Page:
We consulted colon cancer databases through Genomic Data Commons (NIH-NCI, USA) (, a comprehensive data curation site, to see if CRC transcriptome data were available by race. At the time of the manuscript revision (April 5, 2023), CRC data entry by race/ethnicity in the database were as follows: white 4229, not reported 2348, unknown 522, Black or AA 492, Asian 272, other 114, not allowed to collect 67, AI or Alaska native 11, and native Hawaiian or other Pacific Islander 1. The totals were colon, 6940 and rectal, 1116. Among the 11 AI samples, only 2 had transcript profiling data.

The entry numbers themselves indicate disparities. For race/ethnicity groups with small numbers of data entry, solid statistics and model building (machine-learning or otherwise) are difficult. A simple and effective remedy would be to obtain more samples and data entries.


Our results in short

In the manuscript, (quoting the Abstract) “we compared transcriptomic profiles of CRCs of Alabama African Americans, Oklahoma American Indians, and white people from both states. Compared to CRCs of white people, CRCs of AAs showed (a) higher expression of cytokines and vesicle trafficking toward modulated antitumor-immune activity, and (b) lower expression of the ID1/BMP/SMAD axis, IL22RA1, APOBEC3, and Mucins; and AIs had (c) higher expression of PTGS2/COX2 (an NSAID target/pro-oncogenic inflammation) and splicing regulators, and (d) lower tumor suppressor activities (e.g., TOB2, PCGF2, BAP1). Therefore, targeting strategies designed for white CRC patients may be less effective for AAs/AIs.”


Implications in clinical application and drug development

Investigators frequently use differentially expressed genes (DEGs) as rationales to select drug development targets. The present molecular analysis study points out, for the first time, that DEG profiles are different among CRCs from whites, Alabama AAs, and Oklahoma AIs. Differences in DEGs can result in pursuit of drug targets that may be effective for CRCs of white patients but have limited efficacy for Black patients. Thus, our results will raise awareness to race/ethnicity or to community-based DEGs.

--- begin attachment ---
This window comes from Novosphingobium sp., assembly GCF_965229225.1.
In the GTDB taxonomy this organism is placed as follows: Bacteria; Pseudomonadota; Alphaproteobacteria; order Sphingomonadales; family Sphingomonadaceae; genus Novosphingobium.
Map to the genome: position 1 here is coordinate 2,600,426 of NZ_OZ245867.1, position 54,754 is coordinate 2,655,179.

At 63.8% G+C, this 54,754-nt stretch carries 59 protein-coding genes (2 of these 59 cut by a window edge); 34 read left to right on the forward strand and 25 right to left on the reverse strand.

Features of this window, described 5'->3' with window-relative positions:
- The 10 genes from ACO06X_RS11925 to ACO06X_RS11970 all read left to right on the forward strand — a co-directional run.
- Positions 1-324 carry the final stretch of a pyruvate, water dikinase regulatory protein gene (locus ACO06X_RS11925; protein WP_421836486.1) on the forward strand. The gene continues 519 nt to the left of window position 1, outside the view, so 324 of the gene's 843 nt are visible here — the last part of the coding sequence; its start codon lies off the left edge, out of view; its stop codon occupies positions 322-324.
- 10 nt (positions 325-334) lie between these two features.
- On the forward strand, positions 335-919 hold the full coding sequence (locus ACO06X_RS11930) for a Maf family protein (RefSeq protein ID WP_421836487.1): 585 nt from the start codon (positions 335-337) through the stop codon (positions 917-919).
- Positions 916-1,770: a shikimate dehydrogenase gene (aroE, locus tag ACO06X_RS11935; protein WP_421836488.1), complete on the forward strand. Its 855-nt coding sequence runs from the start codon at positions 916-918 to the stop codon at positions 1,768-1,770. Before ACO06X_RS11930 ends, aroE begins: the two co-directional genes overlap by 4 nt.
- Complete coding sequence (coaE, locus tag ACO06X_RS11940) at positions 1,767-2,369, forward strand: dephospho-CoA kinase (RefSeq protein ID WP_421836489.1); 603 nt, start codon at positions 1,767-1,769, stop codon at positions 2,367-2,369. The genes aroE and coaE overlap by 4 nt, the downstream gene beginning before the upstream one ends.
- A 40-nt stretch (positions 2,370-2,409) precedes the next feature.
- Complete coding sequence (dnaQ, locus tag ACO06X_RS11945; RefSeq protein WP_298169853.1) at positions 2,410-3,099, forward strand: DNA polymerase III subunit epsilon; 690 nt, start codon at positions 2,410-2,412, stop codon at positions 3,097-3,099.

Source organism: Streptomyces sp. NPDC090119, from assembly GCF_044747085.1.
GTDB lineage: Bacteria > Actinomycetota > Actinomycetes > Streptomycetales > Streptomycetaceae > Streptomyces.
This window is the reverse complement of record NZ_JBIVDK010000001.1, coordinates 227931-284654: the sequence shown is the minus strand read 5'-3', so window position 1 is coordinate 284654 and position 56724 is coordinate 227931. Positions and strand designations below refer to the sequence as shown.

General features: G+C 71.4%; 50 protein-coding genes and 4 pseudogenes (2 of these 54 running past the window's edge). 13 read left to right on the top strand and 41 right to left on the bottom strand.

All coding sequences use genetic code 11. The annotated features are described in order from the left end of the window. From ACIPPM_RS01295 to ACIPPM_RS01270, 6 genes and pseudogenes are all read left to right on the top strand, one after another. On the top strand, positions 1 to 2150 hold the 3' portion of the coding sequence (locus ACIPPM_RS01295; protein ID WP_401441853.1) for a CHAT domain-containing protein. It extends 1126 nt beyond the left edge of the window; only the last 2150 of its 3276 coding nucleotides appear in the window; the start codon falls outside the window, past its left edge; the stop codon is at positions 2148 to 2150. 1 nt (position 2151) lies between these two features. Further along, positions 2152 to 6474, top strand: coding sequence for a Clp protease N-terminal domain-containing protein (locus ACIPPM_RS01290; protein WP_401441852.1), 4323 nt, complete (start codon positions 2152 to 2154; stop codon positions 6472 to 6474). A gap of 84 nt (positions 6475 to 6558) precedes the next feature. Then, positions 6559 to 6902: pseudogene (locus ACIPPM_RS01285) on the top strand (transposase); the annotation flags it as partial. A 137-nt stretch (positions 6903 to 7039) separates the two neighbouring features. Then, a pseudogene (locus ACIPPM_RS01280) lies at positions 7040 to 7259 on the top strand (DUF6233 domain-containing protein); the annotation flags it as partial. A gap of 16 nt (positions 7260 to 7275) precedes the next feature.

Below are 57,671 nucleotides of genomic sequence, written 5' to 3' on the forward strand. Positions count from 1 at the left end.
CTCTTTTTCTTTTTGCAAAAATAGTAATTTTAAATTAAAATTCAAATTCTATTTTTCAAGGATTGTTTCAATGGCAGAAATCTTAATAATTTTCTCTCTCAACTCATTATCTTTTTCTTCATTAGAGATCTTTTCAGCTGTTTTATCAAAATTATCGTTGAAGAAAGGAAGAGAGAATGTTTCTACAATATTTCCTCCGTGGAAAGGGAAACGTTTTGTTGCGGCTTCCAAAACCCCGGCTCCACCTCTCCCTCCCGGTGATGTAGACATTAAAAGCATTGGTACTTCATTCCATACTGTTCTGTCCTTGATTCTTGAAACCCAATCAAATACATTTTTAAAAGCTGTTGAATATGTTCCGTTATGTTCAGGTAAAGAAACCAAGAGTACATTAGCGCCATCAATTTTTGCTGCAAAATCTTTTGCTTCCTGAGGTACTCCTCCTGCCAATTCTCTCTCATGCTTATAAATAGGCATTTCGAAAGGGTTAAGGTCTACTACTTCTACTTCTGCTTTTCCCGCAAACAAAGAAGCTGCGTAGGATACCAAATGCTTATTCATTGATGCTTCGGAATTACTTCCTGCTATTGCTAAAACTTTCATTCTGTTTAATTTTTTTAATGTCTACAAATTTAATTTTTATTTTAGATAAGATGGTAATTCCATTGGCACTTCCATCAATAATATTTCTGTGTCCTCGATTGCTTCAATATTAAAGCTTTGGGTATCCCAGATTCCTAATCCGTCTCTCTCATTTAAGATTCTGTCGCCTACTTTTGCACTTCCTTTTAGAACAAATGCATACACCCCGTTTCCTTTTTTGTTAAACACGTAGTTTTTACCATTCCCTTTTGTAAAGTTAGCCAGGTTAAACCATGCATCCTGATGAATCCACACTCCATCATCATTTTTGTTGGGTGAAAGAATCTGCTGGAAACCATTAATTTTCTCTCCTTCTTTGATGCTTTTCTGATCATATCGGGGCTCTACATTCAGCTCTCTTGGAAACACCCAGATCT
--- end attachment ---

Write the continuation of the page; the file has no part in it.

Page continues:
In current practice of personalized medicine, clinicians collect tumor tissue or liquid biopsies, then generate reports on mutational profiles of known oncogenes, tumor suppressors, PD1 status and other pathways, and/or tumor mutational burden. Based on the profiles, they devise a treatment strategy. For example, PD1 status justifies use of a PD1/PDL1 blocker and BRCA1 status a PARP inhibitor.

Thus, personalized medicine is practiced with a focus on identified biomarkers (i.e., it is biomarker-driven) and existing, but limited, sets of targeting drugs. If current practice continues to focus on the biomarkers for white Americans, biomarkers prominent in a race/ethnicity-specific manner may not be identified. The present study will help to raise awareness on the need to investigate race/ethnicity-specific biomarkers that can be integrated into personalized medicine.

With identification of sets of race/community-specific/pronounced DEGs, the new biomarkers can be included in clinical cancer analyses and can guide decision-making by clinician-oncologists toward improvements in clinical outcomes.



From the research community and from respected publishers, there is a growing demand for scientific rigor and solid statistical bases for conclusions. Disparities in cancer outcomes among races/ethnicities are known, yet the underlying molecular factors remain to be discovered. The present work will serve as a proof-of-principle of the need for molecular cancer analysis focused on race/ethnicity, so that procurement difficulties will be overcome, and work that is more relevant will follow.